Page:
The Amazon Prime original series Tandav has rubbed fresh salt on wounds that older Netflix original series like Sacred Games, Leila and Ghoul had left on Hindu sentiments. However, less seems to have changed in terms of the narrative – India’s political right is asking for a ban (or a boycott) of these shows (official summons have also been issued to the OTT platform this time), while the political left claims freedom of speech and expression are in danger.
Both are beaten arguments with their respective merits, but for ‘Netflix and chill’ to remain ‘secular’, it is important that we examine which argument holds more water in the long run, as laws against xenophobia will protect everyone equally, not just the aggrieved.
Firstly, it needs to be noted that freedom of speech is a constitutionally guaranteed right, while content production on OTT platforms is completely unregulated. Per the first argument as posed by the right, if a law banning xenophobic content is to be legislated upon, how will the creators of such a law define what can be considered xenophobic? We live in a world where our daily lives are closely intertwined with religion, and the scope for hurting such sentiments is fairly broad. In such a case, how would the courts differentiate a small ‘hurt’ from a bigger one? Will all ‘hurt’ be equal? Another question that begs attention is, will it make criticism of religion impossible?
Such a law would be a serious setback for Hindus and other pagan religions, which have had a significantly more peaceful past as compared to the bloodbath that Abrahamic religions are tainted by. This means, any content that criticises Islam or Christianity for the role they played in the destruction of India’s Hindu past could also be legally contested, claiming to be ‘xenophobic’ and having hurt their religious sentiment. One could argue that these are historic ‘truths’ and will be exempted from the purview of such a law, but what would such truths be worth without the magic of story telling to remember them by?
On the other hand, it is clear from past trends that just about anything cannot be passed off as freedom of speech and expression. We saw it when lawyer Prashant Bhushan had to pay a fine of ₹1 for defaming the Supreme Court. Freedom of speech and expression is to be exercised responsibly and protected at all costs. It must not be forgotten that governments change, and with it their ideological leanings. What is right for one group today could become their undoing tomorrow.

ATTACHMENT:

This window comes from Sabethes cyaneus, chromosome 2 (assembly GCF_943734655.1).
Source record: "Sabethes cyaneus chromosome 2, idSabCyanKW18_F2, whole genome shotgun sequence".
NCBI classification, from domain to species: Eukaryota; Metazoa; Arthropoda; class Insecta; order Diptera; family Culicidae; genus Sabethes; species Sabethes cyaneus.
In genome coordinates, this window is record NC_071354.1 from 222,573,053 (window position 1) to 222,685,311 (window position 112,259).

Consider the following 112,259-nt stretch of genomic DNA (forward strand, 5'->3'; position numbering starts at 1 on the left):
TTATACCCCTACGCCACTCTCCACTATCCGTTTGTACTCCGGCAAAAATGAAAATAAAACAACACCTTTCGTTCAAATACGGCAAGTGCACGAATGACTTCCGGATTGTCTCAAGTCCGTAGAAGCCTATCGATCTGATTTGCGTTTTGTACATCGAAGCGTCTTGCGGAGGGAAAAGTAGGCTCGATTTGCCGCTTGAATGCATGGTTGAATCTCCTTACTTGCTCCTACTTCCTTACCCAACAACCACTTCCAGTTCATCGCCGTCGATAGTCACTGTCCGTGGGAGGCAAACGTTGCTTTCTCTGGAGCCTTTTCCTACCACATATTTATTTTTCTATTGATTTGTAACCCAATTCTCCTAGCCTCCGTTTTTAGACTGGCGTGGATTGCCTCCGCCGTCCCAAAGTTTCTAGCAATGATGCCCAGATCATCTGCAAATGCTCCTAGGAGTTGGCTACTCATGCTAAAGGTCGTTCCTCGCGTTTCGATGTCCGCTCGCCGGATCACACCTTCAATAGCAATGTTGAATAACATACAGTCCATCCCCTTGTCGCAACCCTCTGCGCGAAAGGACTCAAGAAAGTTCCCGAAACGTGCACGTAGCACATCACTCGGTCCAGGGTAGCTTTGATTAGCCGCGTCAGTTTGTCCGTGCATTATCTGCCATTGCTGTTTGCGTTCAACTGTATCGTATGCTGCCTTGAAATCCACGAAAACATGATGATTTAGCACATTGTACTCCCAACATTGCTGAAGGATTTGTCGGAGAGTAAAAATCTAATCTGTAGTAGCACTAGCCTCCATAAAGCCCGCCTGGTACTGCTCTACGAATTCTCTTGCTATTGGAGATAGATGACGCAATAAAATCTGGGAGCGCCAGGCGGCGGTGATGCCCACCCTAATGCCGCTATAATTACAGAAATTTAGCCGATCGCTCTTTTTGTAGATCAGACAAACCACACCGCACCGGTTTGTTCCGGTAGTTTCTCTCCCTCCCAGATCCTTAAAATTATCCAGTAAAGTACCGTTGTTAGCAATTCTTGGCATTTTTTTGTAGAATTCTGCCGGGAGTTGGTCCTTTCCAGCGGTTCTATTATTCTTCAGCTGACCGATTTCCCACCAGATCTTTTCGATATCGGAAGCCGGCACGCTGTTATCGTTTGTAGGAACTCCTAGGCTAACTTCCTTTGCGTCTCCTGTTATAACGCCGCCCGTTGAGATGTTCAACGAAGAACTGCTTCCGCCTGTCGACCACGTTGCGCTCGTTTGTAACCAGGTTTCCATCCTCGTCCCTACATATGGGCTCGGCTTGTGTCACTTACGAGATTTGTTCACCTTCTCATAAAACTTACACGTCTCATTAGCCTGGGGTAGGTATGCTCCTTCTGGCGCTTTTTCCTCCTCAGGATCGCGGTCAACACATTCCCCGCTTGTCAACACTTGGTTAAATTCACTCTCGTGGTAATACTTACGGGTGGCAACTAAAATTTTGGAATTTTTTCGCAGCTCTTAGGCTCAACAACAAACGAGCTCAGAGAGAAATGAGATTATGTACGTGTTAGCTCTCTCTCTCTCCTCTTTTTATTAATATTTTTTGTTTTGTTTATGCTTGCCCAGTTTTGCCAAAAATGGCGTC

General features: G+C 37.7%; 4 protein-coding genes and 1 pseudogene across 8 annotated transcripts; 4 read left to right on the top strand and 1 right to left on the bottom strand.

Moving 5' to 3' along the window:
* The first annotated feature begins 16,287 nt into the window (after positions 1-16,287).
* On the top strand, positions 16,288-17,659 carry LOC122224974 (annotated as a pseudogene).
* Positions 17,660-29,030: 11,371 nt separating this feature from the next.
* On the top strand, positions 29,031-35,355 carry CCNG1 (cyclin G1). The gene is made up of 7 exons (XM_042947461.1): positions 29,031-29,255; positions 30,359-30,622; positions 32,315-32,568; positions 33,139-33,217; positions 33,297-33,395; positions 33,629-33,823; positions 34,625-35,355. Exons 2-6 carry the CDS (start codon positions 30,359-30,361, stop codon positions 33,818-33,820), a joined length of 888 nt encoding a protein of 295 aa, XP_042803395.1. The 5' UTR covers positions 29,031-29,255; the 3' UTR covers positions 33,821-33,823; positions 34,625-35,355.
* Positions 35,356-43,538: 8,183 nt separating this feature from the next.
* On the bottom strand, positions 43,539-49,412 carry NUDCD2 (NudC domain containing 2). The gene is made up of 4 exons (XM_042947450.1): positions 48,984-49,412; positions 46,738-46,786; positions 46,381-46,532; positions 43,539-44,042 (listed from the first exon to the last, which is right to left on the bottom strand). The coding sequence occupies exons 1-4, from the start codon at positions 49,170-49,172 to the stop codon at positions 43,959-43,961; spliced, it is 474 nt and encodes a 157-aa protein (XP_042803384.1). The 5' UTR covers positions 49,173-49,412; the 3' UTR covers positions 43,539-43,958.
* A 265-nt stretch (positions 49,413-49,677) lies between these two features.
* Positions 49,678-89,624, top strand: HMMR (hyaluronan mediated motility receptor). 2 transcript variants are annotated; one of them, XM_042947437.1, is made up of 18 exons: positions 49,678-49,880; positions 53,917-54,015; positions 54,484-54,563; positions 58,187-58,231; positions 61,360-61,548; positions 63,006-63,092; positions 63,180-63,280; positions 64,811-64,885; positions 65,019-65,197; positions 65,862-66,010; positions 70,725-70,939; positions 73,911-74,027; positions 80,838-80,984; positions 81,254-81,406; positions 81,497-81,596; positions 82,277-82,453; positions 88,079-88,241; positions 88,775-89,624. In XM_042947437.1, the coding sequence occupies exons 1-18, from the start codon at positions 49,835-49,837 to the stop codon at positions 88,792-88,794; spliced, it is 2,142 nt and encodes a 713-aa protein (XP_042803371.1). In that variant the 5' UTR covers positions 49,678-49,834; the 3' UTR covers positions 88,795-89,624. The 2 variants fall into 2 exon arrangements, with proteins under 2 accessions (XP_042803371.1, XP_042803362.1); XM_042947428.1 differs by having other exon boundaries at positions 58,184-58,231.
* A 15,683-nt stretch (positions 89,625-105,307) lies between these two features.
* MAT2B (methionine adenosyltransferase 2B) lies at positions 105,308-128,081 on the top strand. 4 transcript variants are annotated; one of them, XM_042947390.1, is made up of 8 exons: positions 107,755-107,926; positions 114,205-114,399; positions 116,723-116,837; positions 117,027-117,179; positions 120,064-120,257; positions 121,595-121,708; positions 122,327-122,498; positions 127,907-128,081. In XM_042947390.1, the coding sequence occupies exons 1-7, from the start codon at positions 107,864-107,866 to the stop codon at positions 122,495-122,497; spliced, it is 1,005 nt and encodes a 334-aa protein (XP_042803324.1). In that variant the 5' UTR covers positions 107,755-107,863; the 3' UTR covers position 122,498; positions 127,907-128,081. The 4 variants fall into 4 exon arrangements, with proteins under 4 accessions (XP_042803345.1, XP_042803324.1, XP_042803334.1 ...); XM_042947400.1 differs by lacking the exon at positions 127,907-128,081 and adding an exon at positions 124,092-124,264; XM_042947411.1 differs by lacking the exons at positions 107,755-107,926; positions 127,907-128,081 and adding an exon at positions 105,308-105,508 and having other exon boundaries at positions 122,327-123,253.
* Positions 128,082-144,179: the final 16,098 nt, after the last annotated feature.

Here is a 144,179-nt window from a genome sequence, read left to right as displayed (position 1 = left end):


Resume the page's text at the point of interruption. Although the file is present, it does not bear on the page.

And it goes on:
What, then, is the solution?
The economic principle of a free-market is the best bet that both sides have, especially the Hindu community.
Firstly, a complete rejection of the products that actors of xenophobic content promote through brand endorsements will send a significant message, as these are key in maintenance of star value. It would also mean that corporates that sponsor these initiatives rethink where they want their money invested. Secondly, India’s political right would benefit greatly by uniting as a single vote bank to set the record straight—that they will not consume or support biased content that actively promotes religious bigotry. In the long run, this will impact the kind of films that Bollywood makes; Hindus have the numbers to carry out an effective boycott that could prove lethal on a filmmaker’s pocket.
As far as OTT content is concerned, building pressure through a digital agitation on the platform itself may not be enough. In fact, it could also be counter-productive, as any publicity is good publicity. Therefore, it is time the political right invests in creating and nurturing filmmakers that lean right, and follow it up by building their own OTT platforms to carry high-quality content for pushing their thought in the open world. For long the creative space has been held hostage by a single political side, and that is not what a healthy democracy looks like.
India’s political right is unlike any other in the world, as it is liberal even in its conservatism. Its representatives, however, must realise this and choose their battles carefully. Content wars can be won only by producing great content — a ban is as bad as pressing the button.
This article was republished from The Commune with permission. Read the original article here.